You must see this video! Watch it for free, here. Or better yet, buy it, for 1.99 pounds sterling, here . By purchasing, you support Fun-Da-Mental and get a better quality video to boot. (The image above is the last frame of the video--surprisingly, a quote from JFK.) John Hutnyk, on his invaluable blog Trinketization, analyzes the video here, situating it within the tradition of pantomime.
Here's an excerpt from John's analysis:
In the video for DIY Cookbook, pantomime characters make the argument. There are three verses. The first entails a cross-of-St-George-wearing youth constructing a strap-on bomb from a recipe downloaded from the internet. He is dressed as a rabbit and as a lizard in parts of the verse, playing on childlike toys and fears; the second verse references the Muslim scholar and the figure of the armed guerrilla as the character relates a more cynical employment as a mercenary making a ‘dirty bomb’ with fission materials bought on the black market in Chechnya or some such; the third pantomime figure is the respectable scientist discussed in RamParts by Dave, here the scientist in a lab coat morphs into a member of the Klu Klux Klan and then a suited business man, building a neutron bomb that destroys people ‘but leaves the buildings intact’.
I hope to add something to what Hutnyk says in the future...bil mishmish, as they say. For my earlier posts on Fun-Da-Mental, click on the label below (a new, cool feature).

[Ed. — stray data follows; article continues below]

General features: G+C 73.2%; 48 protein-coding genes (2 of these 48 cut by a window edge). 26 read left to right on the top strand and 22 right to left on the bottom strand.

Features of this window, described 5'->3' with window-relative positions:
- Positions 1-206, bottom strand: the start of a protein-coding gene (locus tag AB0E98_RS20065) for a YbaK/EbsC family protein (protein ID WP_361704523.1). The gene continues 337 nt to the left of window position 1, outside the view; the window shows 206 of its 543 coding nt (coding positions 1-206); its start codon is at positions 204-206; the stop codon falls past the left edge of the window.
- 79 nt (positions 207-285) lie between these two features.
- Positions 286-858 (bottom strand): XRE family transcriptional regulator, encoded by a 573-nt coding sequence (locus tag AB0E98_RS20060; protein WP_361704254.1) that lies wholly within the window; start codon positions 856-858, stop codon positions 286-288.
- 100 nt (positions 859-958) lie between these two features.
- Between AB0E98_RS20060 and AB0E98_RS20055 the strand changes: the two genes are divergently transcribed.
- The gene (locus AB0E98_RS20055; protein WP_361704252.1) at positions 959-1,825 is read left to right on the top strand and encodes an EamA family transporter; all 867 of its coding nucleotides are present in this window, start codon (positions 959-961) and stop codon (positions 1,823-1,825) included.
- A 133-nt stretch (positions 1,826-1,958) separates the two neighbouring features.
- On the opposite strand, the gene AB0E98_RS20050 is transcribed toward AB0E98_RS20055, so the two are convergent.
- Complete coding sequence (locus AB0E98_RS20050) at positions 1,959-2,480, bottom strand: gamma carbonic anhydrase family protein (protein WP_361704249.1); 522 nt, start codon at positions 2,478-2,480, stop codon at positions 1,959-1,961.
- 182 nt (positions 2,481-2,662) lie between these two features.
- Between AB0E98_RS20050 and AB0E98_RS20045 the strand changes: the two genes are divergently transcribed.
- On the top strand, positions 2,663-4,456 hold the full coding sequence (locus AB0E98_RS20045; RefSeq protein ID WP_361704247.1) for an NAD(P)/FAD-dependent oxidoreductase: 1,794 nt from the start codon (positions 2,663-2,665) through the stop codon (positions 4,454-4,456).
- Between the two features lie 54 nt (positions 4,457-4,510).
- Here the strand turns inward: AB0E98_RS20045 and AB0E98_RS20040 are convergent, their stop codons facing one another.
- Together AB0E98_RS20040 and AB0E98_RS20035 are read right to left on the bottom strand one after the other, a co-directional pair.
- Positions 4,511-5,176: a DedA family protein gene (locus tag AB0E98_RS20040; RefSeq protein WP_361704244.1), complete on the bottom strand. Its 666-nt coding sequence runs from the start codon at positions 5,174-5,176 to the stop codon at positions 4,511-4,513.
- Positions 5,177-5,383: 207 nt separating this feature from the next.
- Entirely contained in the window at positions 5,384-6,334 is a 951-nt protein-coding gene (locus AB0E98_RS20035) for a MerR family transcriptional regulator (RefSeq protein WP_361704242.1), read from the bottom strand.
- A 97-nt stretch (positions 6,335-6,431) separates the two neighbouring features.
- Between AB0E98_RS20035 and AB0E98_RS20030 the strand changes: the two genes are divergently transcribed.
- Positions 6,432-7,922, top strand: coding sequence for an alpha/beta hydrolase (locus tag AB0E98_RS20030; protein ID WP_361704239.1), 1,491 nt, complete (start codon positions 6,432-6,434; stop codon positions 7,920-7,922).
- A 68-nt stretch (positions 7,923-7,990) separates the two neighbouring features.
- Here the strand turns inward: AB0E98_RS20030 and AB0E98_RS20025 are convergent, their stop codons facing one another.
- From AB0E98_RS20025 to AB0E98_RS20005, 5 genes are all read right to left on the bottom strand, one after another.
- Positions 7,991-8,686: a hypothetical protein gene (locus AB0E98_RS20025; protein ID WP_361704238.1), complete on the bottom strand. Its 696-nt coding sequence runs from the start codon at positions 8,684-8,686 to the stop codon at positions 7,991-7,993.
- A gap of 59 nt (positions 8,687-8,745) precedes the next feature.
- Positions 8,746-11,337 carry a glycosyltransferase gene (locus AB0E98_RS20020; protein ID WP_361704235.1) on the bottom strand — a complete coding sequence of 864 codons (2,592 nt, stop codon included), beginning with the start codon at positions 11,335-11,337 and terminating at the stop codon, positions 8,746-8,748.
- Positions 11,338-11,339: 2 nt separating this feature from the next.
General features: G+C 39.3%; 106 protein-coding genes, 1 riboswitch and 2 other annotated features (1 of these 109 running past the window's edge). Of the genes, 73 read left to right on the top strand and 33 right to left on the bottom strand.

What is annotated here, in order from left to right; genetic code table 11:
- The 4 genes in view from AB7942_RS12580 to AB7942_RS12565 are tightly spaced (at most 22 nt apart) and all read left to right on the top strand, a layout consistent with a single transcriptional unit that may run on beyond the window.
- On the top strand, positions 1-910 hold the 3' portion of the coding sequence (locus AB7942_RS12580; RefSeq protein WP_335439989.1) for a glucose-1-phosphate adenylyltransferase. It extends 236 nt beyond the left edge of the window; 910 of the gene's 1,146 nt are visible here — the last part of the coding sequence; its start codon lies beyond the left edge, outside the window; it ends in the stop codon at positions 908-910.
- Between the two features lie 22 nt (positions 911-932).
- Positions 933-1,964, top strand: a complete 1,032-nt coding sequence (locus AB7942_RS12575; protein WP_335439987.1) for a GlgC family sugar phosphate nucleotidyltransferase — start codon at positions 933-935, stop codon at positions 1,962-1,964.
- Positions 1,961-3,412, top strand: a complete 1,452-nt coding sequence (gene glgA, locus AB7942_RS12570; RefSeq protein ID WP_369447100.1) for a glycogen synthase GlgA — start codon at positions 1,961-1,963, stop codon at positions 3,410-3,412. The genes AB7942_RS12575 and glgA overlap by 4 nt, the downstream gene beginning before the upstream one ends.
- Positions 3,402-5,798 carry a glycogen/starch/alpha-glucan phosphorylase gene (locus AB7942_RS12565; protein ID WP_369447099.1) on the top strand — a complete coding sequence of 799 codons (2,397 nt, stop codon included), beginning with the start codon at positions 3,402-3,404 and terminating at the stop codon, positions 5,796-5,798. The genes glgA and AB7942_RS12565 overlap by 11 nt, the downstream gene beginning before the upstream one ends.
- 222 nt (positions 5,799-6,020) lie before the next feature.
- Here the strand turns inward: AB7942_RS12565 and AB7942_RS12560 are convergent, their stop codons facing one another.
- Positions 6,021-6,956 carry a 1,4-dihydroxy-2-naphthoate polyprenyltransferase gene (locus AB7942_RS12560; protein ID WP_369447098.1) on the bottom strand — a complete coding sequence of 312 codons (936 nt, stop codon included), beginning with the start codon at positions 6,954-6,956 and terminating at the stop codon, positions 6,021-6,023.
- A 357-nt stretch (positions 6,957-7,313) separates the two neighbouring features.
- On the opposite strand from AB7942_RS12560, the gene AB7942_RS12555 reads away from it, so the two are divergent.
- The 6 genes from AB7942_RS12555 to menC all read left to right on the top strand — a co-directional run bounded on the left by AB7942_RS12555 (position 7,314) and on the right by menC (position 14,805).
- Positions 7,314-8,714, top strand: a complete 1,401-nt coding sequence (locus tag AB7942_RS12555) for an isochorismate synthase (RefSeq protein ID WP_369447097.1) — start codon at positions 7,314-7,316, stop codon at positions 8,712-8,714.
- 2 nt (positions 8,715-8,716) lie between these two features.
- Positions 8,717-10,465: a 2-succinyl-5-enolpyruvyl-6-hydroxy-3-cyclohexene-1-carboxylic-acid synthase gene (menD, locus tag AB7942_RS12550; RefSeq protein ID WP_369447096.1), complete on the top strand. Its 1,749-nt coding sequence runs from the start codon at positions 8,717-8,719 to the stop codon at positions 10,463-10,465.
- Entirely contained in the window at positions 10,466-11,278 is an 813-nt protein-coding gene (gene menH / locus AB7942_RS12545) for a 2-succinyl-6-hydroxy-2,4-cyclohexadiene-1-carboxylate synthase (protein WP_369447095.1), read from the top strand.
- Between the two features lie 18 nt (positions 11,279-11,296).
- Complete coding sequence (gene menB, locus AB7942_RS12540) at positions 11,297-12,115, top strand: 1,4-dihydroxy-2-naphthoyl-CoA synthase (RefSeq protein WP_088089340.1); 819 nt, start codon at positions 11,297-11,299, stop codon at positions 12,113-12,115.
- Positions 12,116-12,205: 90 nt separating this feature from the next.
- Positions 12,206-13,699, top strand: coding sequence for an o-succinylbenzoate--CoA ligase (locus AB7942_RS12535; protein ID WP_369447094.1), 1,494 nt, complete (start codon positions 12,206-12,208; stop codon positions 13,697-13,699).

I just received a note from James Spady informing me of the publication of Tha Global Cipha: Hip Hop Culture and Consciousness, co-edited by Spady, H. Samy Alim, and Samir Meghelli. It's a collection of interviews with US and international artists with (presumed) connections to hip-hop, including Jay-Z, Sunni rappers Mos Def and Eve, reggaetón star Tego Calderon, dancehall artist Buju Banton, rai singer Khaled, and French rapper Booba. Read more about it here.
I assume that the books resembles the format of Spady's earlier volumes: Nation Conscious Rap: The Hip Hop Vision (co-edited with James D. Eure, 1991), Twisted tales: in the hip hop streets of Philly (co-edited with Stefan Dupres and Charles G. Lee, 1995), and Street Conscious Rap (co-edited with Charles G. Lee, H. Samy Alim, and C. G. Leedham, 1999). These are all massive volumes with invaluable and in-depth interviews with well-known as well as important but not so well-known rap artists. What I find particularly valuable about these volumes is that there is a wealth of material on the Islamic (from Sunni to Nation of Islam to--especially--Nation of Gods and Earths) sympathies and beliefs of many rap artists. Spady has been an indefatigable researcher on such subjects, who is also very attuned to the global dimensions of hip-hop, Afrocentric thought, and Islamic-inflected rap.